The establishment survey showed the economy adding just 39,000 jobs in November. As a result of slow job growth, the unemployment rate rose to 9.8 percent. The employment-to-population ratio (EPOP) fell to 58.2 percent, the low hit in December of last year. The EPOP for white men and white women both dropped below their prior troughs. The EPOP for men fell to 67.3 percent, just below the 67.4 percent level of last December. The EPOP for white women fell to 55.2 percent, 0.1 percentage points below the 55.3 percent level of October. The EPOP for Hispanics also hit a new low of 58.5 percent, while their unemployment rate hit a new high of 13.2 percent.
By age, workers over 55 appear to be doing best, having an employment gain of 123,000, while employment for younger workers fell 73,000. This continues a pattern that has been present since the beginning of the downturn. Employment for workers over age 55 has risen by 1,783,000 since the start of the recession. It has fallen by 1,389,000 for workers between the ages of 25-34 and by 1,819,000 for workers between the ages of 45-54. However, the biggest job loss has been among workers between the ages of 35-44, who have seen a drop in employment of 3,540,000, or 10.4 percent.
There were no clear patterns in job loss by education level. The EPOPs for workers without college degrees fell in November. However, workers with college degrees had the biggest rise in unemployment rates, with a 0.4 percentage point jump, pushing the unemployment rate for college grads to 5.1 percent, a record high.
Other data in the household survey were consistent with a very weak labor market; although there was a decline of 217,000 in the number of people involuntarily working part-time. The number of discouraged workers jumped to 1,282,000, almost 50 percent above its year-ago level.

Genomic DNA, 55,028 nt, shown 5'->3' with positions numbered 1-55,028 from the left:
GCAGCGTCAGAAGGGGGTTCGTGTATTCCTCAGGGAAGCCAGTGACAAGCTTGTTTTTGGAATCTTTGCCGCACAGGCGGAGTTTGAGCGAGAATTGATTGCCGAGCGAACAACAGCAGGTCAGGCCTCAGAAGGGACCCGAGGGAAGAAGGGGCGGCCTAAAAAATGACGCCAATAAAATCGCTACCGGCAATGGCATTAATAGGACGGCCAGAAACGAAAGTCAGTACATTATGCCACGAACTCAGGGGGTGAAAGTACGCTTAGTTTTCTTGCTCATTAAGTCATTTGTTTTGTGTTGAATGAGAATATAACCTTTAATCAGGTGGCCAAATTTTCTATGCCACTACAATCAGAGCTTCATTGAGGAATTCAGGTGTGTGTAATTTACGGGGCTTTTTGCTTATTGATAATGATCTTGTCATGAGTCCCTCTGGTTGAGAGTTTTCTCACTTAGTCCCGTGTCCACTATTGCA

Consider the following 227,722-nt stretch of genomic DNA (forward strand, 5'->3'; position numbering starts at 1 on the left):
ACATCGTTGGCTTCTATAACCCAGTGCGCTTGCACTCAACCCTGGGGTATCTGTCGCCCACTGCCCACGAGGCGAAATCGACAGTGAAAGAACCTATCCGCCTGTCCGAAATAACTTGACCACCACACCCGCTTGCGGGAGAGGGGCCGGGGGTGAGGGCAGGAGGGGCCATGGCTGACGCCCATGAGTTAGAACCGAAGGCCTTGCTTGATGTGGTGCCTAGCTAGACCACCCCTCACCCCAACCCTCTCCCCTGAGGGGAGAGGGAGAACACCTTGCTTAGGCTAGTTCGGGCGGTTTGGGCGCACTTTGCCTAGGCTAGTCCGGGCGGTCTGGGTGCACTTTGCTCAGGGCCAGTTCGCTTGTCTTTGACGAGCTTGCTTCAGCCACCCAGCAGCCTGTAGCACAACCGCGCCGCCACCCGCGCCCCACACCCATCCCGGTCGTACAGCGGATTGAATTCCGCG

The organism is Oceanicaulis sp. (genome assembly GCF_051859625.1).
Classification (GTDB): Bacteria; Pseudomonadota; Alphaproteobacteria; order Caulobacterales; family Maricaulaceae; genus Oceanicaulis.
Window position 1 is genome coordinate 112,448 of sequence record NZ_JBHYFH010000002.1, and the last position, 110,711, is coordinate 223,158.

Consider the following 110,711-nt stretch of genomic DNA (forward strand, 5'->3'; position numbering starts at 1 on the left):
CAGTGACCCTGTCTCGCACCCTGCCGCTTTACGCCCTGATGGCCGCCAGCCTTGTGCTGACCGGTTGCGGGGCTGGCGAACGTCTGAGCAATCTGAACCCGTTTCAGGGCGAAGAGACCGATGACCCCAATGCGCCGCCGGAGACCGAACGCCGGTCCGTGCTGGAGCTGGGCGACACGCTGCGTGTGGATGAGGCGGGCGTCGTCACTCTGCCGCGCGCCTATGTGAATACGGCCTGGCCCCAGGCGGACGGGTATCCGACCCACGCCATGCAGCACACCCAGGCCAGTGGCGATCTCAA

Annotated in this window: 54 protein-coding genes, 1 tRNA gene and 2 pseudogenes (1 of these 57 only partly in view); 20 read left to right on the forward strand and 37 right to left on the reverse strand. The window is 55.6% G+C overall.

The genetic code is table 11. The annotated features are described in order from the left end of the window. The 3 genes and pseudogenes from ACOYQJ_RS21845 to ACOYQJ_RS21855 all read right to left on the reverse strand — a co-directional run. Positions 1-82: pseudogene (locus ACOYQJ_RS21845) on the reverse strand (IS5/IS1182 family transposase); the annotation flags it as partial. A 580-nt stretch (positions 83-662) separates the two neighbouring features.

Interestingly, the household survey has shown a drop in employment of 17,000 since March, a period in which the establishment survey shows a gain of 690,000 jobs.
The data in the establishment survey offer little hope of the labor market improving anytime soon. The 50,000 job gain in the private sector was the weakest performance since a 16,000 increase in January. Any evidence of building momentum appears to have dissipated. Both construction and manufacturing lost jobs in November, 5,000 and 13,000, respectively. Employment is likely to stabilize or even rise slightly in manufacturing in the months ahead, but falling non-residential construction will lead to further job loss in that sector.
Retail trade lost 28,100 jobs in November, with a decline of 14,500 jobs in general merchandise stores leading the way. This is consistent with a view that stores began their Christmas seasons early, beginning their hiring in October instead of November. This should also dampen the optimism around the relatively good November sales figures released this week.
Health care added 19,200 workers in November, while restaurants added 11,700, both almost equal to their average over the last year. Employment services saw modest growth in November, adding 44,800 jobs and bringing the three-month gain in the sector to 120,000 jobs. While this is a positive sign, it is still weak growth for a recovery. Last year, employment services added 107,000 jobs in the month of November alone. State and local governments shed 13,000 jobs in November. This will continue to be a drag on an already weak economy.
One positive sign is that hourly wage growth has increased at a 2.2 percent annual rate over the last quarter. This suggests that wages are at least keeping pace with inflation.
There is very little basis for optimism about the near-term future in this report. There is no sector showing strong job growth at this point. Furthermore, average weekly hours actually fell slightly for non-supervisory workers, suggesting that the demand for labor might actually be weakening. With house prices again dropping rapidly and additional cutbacks coming at all levels of government, there are no obvious engines of growth in this economy.
Dean Baker is an economist and Co-director of the Center for Economic and Policy Research, in Washington, D.C. This article was first published by CEPR on 3 December 2010 under a Creative Commons license.